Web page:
Reducing Carbon Emissions Through Dairy

nestle, dairy cow, fonterra

Nestlé welcomes Fonterra’s announcement of plans to reduce its Scope 3 emissions by 30 percent by 2030, stating that the move sends a positive signal to New Zealand’s dairy industry and supports Nestlé’s ambition to reduce greenhouse gas emissions throughout its value chain.

Nestlé New Zealand CEO Jennifer Chappell said that as a significant buyer of New Zealand dairy ingredients, Nestlé continues to work with processors such as Fonterra to support farmers in adopting regenerative agriculture practices that help reduce emissions.

“This move by Fonterra will encourage even greater action by farmers, researchers and policymakers in support of a just transition for the dairy industry, which, in turn, will help the industry and dairy farmers make the most of the economic opportunities presented by the shift to lower emissions,” Chappell said.

 Nestlé has sourced dairy from New Zealand for well over a hundred years and has committed to supporting farmers alongside partners to develop new economic opportunities and reduce greenhouse gas emissions. 

“We will do this by prioritising our sourcing from farmers engaged in lowering emissions, providing technical support, and paying a premium for their products.”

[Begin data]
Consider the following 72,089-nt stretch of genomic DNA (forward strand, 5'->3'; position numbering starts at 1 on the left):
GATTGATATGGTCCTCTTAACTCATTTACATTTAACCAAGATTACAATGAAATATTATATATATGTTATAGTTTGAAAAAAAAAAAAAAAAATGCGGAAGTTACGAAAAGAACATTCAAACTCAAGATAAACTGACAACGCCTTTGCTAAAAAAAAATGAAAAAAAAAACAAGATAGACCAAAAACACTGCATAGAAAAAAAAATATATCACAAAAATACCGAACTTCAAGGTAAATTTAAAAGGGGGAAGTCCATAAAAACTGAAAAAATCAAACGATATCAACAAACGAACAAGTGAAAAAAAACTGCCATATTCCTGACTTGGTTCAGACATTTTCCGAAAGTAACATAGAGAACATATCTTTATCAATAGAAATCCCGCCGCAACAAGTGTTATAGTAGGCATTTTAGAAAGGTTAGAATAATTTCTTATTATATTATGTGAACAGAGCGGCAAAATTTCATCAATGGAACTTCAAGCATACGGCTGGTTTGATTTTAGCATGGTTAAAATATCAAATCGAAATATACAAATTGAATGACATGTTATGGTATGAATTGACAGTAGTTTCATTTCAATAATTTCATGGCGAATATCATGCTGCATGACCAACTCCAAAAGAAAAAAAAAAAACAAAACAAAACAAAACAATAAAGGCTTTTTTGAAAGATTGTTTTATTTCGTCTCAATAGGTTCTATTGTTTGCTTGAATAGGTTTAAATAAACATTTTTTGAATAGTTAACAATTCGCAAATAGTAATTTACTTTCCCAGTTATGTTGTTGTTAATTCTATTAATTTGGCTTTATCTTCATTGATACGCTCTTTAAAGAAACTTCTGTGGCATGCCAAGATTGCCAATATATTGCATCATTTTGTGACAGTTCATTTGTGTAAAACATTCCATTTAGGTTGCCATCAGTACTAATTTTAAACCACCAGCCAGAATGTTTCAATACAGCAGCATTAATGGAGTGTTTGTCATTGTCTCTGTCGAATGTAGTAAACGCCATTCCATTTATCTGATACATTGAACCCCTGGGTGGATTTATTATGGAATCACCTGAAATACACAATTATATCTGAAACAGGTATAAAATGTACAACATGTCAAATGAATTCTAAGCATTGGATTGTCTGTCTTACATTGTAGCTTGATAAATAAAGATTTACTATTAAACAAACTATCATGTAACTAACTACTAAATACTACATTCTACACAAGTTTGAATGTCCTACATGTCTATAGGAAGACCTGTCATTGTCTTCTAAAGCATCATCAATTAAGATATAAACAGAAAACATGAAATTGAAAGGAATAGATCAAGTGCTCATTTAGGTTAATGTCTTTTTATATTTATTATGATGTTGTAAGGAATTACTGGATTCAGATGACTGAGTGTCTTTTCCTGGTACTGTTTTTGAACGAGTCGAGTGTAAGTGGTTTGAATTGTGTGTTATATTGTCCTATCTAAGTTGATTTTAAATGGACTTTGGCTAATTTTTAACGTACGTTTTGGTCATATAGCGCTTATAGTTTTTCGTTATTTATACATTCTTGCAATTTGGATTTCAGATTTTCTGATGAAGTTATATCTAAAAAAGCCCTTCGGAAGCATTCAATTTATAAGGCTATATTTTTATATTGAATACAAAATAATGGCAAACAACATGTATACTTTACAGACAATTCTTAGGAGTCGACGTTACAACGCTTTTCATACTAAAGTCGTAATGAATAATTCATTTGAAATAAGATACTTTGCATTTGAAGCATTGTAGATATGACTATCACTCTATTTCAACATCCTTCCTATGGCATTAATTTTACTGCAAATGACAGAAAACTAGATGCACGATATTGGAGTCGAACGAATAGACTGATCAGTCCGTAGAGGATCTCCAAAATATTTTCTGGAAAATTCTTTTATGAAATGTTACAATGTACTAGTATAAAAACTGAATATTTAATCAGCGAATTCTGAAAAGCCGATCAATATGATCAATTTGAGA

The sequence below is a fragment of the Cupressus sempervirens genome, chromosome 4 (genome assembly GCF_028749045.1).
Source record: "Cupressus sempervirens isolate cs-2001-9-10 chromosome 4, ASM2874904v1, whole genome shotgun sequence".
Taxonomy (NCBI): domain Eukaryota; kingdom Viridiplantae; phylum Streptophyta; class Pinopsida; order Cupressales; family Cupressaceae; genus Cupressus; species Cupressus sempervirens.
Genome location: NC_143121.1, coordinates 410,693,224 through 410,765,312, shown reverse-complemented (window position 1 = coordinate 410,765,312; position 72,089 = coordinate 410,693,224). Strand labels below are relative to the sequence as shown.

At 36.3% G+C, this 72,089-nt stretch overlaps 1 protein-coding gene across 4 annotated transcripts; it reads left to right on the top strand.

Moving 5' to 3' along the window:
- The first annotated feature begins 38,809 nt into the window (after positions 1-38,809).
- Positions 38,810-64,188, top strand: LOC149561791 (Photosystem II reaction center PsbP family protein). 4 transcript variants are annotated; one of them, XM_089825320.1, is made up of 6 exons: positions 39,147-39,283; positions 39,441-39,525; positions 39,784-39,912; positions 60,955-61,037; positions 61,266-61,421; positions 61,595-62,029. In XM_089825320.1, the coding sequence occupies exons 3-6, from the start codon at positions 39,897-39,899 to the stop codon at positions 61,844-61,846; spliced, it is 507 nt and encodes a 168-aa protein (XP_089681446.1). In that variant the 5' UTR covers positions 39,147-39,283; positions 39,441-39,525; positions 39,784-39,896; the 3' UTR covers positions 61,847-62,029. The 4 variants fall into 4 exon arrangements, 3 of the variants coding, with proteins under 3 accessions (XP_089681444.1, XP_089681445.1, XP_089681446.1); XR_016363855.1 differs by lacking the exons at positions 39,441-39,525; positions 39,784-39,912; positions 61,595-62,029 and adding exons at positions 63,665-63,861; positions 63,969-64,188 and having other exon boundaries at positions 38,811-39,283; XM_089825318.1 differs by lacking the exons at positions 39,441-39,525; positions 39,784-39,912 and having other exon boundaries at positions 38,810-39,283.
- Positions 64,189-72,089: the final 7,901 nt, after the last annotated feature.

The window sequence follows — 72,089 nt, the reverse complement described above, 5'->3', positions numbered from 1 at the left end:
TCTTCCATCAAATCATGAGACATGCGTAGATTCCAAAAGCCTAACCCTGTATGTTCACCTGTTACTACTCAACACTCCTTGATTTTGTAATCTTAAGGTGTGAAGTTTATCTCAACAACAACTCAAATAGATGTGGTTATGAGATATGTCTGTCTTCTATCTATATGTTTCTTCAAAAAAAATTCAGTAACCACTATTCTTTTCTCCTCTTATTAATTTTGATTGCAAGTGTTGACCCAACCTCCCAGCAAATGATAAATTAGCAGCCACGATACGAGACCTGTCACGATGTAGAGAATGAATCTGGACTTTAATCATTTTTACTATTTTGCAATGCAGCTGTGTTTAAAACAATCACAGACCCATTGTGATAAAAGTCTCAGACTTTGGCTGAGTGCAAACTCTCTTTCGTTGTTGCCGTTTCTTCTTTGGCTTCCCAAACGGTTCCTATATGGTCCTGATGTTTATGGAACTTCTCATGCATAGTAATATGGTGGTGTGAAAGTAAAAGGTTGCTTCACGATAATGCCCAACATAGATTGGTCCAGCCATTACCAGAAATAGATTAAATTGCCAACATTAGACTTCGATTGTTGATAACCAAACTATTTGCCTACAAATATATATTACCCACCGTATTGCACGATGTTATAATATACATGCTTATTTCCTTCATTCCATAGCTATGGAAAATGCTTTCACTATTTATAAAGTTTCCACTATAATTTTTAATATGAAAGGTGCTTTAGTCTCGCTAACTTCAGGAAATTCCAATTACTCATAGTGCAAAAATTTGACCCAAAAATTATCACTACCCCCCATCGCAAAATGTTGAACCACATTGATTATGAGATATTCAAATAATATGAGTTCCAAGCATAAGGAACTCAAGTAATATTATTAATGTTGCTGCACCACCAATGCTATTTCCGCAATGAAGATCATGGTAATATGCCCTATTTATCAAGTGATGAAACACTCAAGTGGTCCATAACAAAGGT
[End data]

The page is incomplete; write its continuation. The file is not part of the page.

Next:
Nestlé released its Science Based Targets initiative-aligned Net Zero Roadmap in 2020, committing the company to reduce its absolute emissions by 20 percent by 2025 and 50 percent by 2030 on the way to net zero by 2050, even as the company grows.

Chappell continued that Climate change was one of society’s most significant challenges and requires all to act urgently. 

“As dairy is our single biggest source of greenhouse gas emissions, we must work with dairy farmers and their communities towards our goal while supporting a just transition. For this reason, we have over 100 pilot projects with partners worldwide, including New Zealand.” 

Projects underway with Fonterra include:

  • Working with farmers to plant a million native plants on marginal land on farms to sequester carbon
  • Projects to improve nutrient management, including fertiliser use on-farm, to reduce on-farm greenhouse gas emissions
  • A pilot farm aimed at demonstrating how to develop a profitable net zero emissions approach
  • Projects to reduce on-farm greenhouse emissions by accelerating the adoption of good farming practices.

Neslé is also working with its other New Zealand dairy suppliers on projects to reduce emissions from more farms supplying Nestlé.

 Nestlé’s global roadmap identifies on-farm measures such as caring for grassland to store more carbon, cutting methane produced by animals through nutrition changes, improving manure management and using more sustainable feed, and improving farm productivity as key actions to reduce net emissions.

In addition, Nestlé inaugurated its Nestlé Institute of Agricultural Sciences earlier this year. It aims to translate novel agricultural science into concrete applications, identify the most promising agricultural technologies as the company delivers on its net zero roadmaps, and support the transition towards a regenerative food system.